I went to bed and woke up pondering my new website configuration. I was very distracted during my walk this morning. There are many decisions to make, it will be a major reconfiguration and a lot of work. I feel, on the one hand, daunted, and on the other, excited, to the point where I will lose sleep and let other important things slide because I won't be able to let go of it.
Strangely, I had been thinking about how to combine writing and photography. I had been thinking it would require some kind of web reconfiguration. And then BOOM! I fired up the editing panel of my Behance Pro website and was confronted with Adobe's decision to kick it to the curb in favor of a new (and, I hope, improved) alternative. I have until spring to migrate to the new format. There was no indication of whether that would be early, mid or late spring.
Uggh! was my first reaction. Alright then, it's time anyway, was the second.
My writing and picture making have evolved into a project with the working title "Days, Weeks, Months, Years." The project flows from daily walking and writing excursions. I have charged myself with the task of intentional and thoughtful observation of my surroundings and through them, as it turns out, I am looking deeply into myself.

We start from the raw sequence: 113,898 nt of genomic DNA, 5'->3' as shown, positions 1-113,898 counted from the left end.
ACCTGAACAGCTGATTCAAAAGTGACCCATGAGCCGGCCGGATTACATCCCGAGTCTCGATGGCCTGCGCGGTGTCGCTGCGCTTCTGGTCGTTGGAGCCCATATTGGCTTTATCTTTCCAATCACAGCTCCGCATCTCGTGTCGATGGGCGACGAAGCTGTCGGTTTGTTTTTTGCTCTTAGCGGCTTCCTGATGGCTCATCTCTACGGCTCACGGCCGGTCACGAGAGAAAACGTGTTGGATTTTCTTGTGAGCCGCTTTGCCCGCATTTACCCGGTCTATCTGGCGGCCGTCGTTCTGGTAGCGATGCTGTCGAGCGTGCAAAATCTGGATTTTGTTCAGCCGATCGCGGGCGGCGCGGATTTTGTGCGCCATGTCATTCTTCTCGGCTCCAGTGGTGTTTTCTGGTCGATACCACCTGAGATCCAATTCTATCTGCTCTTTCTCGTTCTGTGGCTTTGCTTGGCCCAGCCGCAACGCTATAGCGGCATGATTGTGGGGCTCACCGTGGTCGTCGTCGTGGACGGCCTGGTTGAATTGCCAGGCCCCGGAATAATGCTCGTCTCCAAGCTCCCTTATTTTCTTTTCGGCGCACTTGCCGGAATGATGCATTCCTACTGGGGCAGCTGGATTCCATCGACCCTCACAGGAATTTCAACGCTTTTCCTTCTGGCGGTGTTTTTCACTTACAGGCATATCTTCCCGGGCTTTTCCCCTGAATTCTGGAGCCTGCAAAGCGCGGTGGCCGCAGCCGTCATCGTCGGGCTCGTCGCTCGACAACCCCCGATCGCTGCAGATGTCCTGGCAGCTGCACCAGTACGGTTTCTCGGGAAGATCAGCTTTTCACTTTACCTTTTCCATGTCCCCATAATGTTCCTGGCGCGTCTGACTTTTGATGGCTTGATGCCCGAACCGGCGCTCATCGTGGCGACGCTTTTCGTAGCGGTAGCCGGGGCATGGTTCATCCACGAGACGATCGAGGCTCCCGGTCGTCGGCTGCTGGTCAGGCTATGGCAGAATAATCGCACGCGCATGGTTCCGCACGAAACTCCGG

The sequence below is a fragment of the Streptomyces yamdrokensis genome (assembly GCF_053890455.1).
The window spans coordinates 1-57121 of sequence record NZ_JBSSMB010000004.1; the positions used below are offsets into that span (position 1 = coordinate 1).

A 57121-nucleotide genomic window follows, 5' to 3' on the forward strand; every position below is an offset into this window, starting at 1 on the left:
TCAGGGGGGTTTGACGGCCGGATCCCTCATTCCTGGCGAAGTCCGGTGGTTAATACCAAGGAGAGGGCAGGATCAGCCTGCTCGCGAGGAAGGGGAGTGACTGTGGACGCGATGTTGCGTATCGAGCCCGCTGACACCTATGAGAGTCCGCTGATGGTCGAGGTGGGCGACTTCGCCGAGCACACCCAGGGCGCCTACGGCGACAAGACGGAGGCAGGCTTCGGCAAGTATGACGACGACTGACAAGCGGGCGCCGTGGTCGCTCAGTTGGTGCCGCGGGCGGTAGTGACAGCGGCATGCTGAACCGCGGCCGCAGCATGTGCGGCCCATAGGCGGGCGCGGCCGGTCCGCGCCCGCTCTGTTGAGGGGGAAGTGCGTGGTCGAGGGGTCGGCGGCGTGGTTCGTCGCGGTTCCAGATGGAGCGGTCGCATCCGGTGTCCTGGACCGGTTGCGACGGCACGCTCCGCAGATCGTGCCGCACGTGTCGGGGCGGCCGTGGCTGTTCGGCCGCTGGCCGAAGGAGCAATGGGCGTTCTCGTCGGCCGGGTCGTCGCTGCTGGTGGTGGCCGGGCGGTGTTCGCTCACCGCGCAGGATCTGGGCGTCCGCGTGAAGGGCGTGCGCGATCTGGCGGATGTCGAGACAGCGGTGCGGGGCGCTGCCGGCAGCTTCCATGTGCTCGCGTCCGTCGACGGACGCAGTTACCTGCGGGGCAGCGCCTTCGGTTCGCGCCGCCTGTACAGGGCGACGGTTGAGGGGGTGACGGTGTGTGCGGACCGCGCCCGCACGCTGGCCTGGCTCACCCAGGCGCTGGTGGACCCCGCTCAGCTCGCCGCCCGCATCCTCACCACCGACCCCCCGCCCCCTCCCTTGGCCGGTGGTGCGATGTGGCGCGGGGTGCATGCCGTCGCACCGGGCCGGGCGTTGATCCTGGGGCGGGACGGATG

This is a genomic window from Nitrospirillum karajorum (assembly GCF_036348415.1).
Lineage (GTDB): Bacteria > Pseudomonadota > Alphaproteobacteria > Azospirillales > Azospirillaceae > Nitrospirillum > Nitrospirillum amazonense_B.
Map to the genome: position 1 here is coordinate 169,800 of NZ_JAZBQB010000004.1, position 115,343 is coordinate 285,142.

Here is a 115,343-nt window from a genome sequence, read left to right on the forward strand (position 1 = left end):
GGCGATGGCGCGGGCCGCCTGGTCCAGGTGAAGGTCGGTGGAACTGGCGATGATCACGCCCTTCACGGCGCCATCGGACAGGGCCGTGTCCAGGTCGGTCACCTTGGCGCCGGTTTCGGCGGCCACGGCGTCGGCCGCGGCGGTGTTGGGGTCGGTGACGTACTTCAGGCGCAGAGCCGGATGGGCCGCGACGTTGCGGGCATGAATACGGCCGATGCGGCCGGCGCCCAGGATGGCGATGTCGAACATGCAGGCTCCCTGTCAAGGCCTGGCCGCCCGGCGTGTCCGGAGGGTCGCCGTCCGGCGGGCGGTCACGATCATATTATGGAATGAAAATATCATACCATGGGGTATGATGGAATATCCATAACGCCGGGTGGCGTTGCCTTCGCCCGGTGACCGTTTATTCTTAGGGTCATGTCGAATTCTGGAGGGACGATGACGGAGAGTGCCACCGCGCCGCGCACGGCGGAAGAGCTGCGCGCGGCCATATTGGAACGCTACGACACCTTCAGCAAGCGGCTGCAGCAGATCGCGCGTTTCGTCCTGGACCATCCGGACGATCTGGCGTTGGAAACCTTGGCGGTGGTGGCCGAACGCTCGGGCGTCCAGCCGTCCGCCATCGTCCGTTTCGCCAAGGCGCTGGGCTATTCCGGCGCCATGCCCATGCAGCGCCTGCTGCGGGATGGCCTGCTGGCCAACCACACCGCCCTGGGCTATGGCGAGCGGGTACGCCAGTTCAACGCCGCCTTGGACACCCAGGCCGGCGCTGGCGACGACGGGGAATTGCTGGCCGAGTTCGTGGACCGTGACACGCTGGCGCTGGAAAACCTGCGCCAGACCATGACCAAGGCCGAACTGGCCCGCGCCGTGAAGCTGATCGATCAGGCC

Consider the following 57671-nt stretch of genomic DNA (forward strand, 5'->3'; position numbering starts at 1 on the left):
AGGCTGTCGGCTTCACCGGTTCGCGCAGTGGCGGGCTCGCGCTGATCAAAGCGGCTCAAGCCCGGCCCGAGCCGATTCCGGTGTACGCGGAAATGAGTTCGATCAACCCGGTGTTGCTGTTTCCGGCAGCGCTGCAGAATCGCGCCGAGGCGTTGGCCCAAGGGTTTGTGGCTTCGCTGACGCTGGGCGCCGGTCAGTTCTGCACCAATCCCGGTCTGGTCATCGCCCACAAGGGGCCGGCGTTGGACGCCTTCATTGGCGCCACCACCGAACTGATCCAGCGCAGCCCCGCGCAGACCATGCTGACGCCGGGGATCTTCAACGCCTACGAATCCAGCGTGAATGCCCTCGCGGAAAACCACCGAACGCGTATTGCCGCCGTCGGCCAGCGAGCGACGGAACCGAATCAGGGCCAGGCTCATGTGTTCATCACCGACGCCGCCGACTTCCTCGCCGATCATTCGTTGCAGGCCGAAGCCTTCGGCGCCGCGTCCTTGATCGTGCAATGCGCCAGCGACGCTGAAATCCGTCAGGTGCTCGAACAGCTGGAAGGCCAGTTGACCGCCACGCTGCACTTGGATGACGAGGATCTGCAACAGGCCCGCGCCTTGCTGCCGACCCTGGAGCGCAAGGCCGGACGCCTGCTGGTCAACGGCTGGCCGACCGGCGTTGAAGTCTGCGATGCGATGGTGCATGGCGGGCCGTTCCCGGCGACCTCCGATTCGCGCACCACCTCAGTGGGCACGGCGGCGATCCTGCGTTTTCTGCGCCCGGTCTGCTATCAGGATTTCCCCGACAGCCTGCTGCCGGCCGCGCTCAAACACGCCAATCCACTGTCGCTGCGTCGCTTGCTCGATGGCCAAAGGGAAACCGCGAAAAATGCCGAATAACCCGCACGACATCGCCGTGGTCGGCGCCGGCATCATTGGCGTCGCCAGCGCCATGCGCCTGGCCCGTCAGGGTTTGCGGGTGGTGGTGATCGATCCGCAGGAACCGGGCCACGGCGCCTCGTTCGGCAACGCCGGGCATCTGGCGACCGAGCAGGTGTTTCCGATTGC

Sometimes I worry that I have become a navel-gazing and useless-to-society “artist.” That I have taken refuge in art because I have failed at things more useful. There might be some truth in that, I don't know. What I do know is that this exploration compels me to the point where it has taken over and there is little I can do but sink my whole self into the enterprise and hope that something useful and resonant comes out of it.
My sole New Year resolution is to diligently and unflinchingly pursue my writing and picture making and to share my discoveries openly and honestly.
I am convinced that making art has value to society though society often fails to value its artists enough. Some number of its members must travel beyond the perimeter to search for and retrieve truths that are useful to the whole. The hard part is that no artist can be the judge of whether their production is valuable to anyone but themselves. They can only do what they do.
The best artists are visionaries. Like all visionaries, they risk much. Society defines and manages its perimeter, providing powerful incentives and disincentives to stay within an acceptable-to-it territory and offers little to no support to individuals who venture outside the walls.
To state what we witness, what we think about what we witness and what we long for within what we witness, in an honest way, is to be human, is to be relevant, is to be useful.
Not many people do this, or are even interested in trying. The way of the visionary is a hard way. Harder than anyone can imagine because visionaries who succeed and are lauded for their efforts are the tiniest fraction of those who embarked for the frontier. Most of them perish on the journey, swallowed by the darkness of obscurity for all time.